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Newhouse, Quigley Urge Congress to Extend PTC Deadline, Avoid Rail Shutdown

September 29, 2015
Press Release
Lead over 150 Bipartisan Members of Congress in Letter to House Leadership

WASHINGTON, D.C. – Today, U.S. Representatives Dan Newhouse (WA-04), a member of the House Agriculture Committee, and Mike Quigley (IL-05), a member of the Appropriations Subcommittee on Transportation, Housing and Urban Development, and Related Agencies (THUD), led a bipartisan letter to House leadership signed by over 150 Members of Congress urging Congress to extend the upcoming deadline for implementing Positive Train Control (PTC) safety technology and prevent a shutdown of the nation’s passenger and freight rail system.

“The statutory deadline for the full implementation of PTC safety technology is rapidly approaching, and it is clear that our nation’s passenger and freight railroads are unable to meet the deadline,” the members wrote. “To avert a major disruption of passenger and freight rail service that will have far reaching consequences for American commuters, businesses, and our economy, Congress must act now to extend the upcoming PTC deadline with a clear timeline that keeps railroads accountable and allows for the responsible implementation of this critical safety technology.”

In their letter, Reps. Newhouse and Quigley explained that despite the investment of billions of dollars by passenger and freight railroads towards PTC implementation, a recent report by the Government Accountability Office (GAO) confirms what commuter railroads, the freight industry, and numerous government agencies have warned for years: implementing PTC nationwide by the statutory deadline at end of this year is simply impossible.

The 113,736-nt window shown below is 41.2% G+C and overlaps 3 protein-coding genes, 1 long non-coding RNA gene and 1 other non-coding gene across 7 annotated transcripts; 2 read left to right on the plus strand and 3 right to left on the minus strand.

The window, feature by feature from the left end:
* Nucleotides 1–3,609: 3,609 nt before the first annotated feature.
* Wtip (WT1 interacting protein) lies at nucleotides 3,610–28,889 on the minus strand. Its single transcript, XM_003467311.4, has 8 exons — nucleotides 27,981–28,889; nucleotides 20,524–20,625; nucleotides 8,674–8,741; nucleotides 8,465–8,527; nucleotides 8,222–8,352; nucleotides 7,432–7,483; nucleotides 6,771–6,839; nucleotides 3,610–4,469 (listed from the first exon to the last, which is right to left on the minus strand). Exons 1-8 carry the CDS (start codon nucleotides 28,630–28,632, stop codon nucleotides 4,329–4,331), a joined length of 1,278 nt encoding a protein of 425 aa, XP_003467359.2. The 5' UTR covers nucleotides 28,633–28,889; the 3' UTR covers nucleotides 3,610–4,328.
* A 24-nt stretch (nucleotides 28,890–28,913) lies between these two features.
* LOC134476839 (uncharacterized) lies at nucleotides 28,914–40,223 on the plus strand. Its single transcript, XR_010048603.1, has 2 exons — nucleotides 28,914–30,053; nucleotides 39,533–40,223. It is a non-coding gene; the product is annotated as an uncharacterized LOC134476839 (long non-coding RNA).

They warned that unless Congress acts soon to extend the deadline, passenger and freight railroads will have to shut down operations across the country. Without congressional action, the hundreds of thousands of passengers who rely on commuter rail to get to work every day will have to find alternate means of travel, crowding already congested roads, increasing costs to local communities, and disproportionately affecting low income Americans. Shutting down the country’s freight network would also have devastating consequences to our nation’s economy, affecting thousands of businesses across a wide spectrum of industries and producing shortages of essential goods. The shutdown could make it difficult for cities to purify drinking water without the availability of chlorine and for farmers to tend to their crops without access to fertilizer.

When Congress mandated PTC implementation by 2015 in the Rail Safety Improvement Act of 2008, there was no off-the-shelf technology available to achieve these safety objectives for all railroads. Our nation’s railroads have had to develop it, and they’ve had to do that with little help from the federal government. 71 percent of commuter railroads will not achieve full PTC implementation before the statutory deadline of December 2015. Half of the country’s commuter railroads are being forced to defer other safety and capital improvements in order to afford the costs of PTC.